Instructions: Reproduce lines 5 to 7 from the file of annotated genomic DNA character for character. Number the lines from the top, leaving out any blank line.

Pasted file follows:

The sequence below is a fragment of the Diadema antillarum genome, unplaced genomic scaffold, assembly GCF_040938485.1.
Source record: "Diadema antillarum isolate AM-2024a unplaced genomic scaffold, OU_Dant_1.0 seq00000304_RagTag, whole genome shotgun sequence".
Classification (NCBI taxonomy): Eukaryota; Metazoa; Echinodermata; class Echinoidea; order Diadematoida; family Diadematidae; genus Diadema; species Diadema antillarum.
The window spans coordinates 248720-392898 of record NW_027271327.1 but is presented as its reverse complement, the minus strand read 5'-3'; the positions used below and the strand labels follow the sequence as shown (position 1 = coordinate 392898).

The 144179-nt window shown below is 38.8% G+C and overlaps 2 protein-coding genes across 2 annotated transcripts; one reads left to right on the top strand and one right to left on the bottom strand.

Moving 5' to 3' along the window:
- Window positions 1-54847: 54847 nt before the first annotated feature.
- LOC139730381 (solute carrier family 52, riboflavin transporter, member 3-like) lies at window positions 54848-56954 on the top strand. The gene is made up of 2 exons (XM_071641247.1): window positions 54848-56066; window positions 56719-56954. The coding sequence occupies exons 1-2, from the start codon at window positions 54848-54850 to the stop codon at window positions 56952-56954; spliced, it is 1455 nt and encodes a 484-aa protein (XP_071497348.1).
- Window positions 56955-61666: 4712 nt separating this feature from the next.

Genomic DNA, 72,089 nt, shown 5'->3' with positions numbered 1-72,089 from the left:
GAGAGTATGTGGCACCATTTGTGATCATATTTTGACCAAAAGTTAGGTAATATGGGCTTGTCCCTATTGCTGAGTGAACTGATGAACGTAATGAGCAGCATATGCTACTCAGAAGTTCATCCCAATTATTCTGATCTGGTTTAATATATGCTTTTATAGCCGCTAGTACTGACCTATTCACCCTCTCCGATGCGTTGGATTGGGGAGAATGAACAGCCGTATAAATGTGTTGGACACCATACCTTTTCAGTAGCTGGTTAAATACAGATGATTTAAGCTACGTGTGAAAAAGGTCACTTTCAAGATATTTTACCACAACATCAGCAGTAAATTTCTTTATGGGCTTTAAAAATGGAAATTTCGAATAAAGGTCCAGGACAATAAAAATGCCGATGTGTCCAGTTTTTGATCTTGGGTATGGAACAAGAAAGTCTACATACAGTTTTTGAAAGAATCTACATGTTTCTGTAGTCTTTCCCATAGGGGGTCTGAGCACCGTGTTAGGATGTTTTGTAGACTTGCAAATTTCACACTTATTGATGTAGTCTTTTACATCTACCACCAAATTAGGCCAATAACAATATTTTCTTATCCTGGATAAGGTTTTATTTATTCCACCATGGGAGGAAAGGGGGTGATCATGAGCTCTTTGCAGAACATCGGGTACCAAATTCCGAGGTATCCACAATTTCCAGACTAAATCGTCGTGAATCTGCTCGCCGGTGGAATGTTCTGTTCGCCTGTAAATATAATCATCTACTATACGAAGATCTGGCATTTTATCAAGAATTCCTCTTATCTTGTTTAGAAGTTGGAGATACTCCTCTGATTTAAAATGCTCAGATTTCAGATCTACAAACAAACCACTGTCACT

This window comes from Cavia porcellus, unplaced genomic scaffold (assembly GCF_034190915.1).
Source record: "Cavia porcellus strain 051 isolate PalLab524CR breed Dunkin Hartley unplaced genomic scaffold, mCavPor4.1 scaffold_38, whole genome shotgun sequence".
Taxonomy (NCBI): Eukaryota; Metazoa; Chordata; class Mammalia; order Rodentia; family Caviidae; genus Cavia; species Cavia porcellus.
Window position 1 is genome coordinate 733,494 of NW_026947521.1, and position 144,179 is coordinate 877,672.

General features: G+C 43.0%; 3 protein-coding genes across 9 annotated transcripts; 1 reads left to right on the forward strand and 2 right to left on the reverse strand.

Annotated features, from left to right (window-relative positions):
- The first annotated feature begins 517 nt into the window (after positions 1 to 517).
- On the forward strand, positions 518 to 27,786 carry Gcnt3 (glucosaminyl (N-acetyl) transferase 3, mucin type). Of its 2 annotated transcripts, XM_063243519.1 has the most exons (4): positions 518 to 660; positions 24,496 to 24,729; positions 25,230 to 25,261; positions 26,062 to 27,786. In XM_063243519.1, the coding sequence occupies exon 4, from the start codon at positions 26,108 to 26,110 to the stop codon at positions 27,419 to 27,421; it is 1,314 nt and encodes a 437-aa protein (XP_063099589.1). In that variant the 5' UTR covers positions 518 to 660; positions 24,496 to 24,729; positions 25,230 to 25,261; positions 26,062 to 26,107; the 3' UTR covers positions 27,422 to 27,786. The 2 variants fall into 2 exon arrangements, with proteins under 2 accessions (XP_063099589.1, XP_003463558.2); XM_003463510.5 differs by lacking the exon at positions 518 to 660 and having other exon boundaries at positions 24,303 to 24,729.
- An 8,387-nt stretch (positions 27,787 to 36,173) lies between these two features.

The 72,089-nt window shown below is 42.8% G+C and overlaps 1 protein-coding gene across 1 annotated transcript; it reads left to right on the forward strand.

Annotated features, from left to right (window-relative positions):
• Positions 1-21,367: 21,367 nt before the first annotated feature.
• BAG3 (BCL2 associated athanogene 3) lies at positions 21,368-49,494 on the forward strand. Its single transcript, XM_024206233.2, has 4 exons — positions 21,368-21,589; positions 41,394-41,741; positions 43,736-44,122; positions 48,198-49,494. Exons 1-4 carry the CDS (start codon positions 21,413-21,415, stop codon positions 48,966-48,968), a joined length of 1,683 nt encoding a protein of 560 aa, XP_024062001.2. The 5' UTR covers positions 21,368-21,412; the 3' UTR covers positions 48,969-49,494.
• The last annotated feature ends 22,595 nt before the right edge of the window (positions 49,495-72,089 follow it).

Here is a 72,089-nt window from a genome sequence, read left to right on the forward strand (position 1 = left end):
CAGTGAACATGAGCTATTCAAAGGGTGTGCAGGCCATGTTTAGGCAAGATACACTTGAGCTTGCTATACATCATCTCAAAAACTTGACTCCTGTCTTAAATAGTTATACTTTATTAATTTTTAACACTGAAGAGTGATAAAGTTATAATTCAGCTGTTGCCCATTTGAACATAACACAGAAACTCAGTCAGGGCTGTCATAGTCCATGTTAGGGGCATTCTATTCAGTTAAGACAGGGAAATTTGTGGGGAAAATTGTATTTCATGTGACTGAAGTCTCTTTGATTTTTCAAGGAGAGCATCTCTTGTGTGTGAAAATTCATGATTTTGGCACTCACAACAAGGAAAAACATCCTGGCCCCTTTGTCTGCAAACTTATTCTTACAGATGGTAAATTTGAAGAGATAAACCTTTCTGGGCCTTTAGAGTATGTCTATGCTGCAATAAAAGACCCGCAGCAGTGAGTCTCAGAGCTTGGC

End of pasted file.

The 144179-nt window shown below is 38.8% G+C and overlaps 2 protein-coding genes across 2 annotated transcripts; one reads left to right on the top strand and one right to left on the bottom strand.

Moving 5' to 3' along the window:
- Window positions 1-54847: 54847 nt before the first annotated feature.